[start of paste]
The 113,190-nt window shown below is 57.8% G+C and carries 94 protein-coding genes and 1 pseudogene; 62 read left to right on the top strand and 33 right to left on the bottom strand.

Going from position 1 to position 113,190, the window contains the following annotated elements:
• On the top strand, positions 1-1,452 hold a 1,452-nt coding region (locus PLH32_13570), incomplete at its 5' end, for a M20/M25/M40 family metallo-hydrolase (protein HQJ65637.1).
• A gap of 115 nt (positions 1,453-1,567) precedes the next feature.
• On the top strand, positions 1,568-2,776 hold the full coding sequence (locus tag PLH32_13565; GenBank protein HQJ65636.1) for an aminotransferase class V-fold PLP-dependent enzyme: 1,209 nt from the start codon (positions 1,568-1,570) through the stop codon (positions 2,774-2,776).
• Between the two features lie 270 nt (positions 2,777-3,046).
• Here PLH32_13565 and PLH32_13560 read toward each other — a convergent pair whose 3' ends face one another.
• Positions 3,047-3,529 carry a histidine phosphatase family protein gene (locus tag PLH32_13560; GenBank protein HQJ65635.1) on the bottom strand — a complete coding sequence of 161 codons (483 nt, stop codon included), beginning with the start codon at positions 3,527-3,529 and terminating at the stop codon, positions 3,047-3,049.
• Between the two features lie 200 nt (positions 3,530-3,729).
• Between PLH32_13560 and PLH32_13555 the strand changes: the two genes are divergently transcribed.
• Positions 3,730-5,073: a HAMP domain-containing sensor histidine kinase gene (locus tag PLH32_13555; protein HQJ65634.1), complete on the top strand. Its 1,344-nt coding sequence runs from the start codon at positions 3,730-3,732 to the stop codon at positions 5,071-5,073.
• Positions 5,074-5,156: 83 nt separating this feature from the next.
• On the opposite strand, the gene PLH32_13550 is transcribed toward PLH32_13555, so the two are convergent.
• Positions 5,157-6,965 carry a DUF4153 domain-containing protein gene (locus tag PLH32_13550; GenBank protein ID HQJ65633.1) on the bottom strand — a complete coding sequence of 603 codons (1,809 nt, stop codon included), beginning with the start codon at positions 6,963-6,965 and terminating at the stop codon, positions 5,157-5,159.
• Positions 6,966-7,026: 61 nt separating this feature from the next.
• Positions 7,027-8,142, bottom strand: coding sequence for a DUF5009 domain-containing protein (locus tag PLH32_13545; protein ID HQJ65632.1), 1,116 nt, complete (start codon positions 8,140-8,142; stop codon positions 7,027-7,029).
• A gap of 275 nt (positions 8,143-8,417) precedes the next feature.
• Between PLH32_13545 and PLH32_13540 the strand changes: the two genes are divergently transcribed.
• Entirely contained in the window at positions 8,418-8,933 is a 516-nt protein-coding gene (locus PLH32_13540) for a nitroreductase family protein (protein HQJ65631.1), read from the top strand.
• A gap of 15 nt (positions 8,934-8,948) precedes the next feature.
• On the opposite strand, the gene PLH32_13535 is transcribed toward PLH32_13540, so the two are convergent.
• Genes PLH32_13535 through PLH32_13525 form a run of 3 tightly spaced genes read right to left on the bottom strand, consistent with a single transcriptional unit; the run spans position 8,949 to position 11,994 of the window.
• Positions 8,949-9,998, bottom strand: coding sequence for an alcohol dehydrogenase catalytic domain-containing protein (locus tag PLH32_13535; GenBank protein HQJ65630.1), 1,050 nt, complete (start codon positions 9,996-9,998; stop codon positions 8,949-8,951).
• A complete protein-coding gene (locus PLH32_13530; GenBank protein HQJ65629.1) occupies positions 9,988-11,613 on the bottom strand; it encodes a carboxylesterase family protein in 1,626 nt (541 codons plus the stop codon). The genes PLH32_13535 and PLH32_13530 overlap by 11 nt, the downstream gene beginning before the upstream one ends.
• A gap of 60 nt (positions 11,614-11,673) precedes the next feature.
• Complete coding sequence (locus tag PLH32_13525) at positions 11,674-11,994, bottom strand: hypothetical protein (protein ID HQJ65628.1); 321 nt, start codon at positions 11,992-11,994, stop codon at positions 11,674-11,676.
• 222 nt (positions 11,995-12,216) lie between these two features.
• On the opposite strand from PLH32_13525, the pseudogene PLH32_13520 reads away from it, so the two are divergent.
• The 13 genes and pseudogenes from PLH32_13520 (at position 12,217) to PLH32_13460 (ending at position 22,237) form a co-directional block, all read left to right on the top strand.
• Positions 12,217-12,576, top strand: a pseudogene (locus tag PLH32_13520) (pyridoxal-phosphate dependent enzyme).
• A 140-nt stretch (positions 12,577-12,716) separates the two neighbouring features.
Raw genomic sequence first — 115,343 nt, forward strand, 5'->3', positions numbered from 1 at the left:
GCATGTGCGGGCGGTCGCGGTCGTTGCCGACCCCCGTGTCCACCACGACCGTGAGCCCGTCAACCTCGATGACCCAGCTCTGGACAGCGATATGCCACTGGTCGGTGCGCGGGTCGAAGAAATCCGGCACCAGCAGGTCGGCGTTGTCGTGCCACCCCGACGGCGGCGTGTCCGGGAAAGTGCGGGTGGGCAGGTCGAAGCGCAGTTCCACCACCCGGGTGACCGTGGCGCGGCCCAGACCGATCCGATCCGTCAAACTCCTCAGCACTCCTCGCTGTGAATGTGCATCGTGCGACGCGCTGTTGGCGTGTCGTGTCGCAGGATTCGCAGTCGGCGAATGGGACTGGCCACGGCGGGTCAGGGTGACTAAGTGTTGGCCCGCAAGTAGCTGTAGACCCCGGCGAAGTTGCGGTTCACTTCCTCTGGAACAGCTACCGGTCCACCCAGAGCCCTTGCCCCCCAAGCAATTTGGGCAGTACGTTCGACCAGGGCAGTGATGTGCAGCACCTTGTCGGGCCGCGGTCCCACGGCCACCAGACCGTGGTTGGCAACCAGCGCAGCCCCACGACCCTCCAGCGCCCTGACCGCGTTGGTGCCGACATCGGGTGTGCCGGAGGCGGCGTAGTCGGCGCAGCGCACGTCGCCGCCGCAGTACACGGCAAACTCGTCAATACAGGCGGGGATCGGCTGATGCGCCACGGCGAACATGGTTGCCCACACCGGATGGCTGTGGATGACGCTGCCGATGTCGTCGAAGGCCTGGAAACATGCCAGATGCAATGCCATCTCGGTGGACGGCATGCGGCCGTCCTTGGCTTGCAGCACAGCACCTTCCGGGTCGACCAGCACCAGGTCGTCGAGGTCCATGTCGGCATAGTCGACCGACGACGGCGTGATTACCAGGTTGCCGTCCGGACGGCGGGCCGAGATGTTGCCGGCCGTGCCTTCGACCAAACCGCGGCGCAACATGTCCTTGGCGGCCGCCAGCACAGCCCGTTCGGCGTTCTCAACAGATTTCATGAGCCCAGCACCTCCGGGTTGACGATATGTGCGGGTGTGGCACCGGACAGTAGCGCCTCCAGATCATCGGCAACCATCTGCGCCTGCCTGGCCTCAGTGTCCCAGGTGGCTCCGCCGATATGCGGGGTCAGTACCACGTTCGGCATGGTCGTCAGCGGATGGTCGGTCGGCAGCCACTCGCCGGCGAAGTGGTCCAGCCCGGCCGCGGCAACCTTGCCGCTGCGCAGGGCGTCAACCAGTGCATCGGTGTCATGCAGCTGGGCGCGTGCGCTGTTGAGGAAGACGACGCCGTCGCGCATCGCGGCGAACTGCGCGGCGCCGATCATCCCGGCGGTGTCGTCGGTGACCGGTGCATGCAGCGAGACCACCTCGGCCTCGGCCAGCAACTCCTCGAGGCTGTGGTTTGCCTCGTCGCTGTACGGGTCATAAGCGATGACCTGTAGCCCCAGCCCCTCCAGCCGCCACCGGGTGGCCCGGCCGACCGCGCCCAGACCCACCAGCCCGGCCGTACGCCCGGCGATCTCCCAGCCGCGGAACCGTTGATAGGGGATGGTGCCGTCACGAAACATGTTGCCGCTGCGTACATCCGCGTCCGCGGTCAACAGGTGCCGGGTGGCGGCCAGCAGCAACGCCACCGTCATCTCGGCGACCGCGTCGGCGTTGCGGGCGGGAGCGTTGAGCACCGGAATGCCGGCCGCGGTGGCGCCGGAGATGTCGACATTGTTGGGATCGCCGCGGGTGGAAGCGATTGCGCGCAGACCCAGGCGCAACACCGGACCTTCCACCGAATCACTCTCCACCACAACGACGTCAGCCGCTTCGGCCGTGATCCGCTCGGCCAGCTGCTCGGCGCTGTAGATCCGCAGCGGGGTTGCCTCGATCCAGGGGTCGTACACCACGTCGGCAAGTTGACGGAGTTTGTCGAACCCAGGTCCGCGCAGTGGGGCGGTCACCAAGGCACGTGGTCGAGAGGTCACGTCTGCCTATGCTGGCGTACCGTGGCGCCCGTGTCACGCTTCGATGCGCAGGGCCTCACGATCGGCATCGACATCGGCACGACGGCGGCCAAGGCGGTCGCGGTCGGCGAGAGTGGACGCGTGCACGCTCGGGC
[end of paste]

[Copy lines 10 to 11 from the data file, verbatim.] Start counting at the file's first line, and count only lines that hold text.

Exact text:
• Between PLH32_13560 and PLH32_13555 the strand changes: the two genes are divergently transcribed.
• Positions 3,730-5,073: a HAMP domain-containing sensor histidine kinase gene (locus tag PLH32_13555; protein HQJ65634.1), complete on the top strand. Its 1,344-nt coding sequence runs from the start codon at positions 3,730-3,732 to the stop codon at positions 5,071-5,073.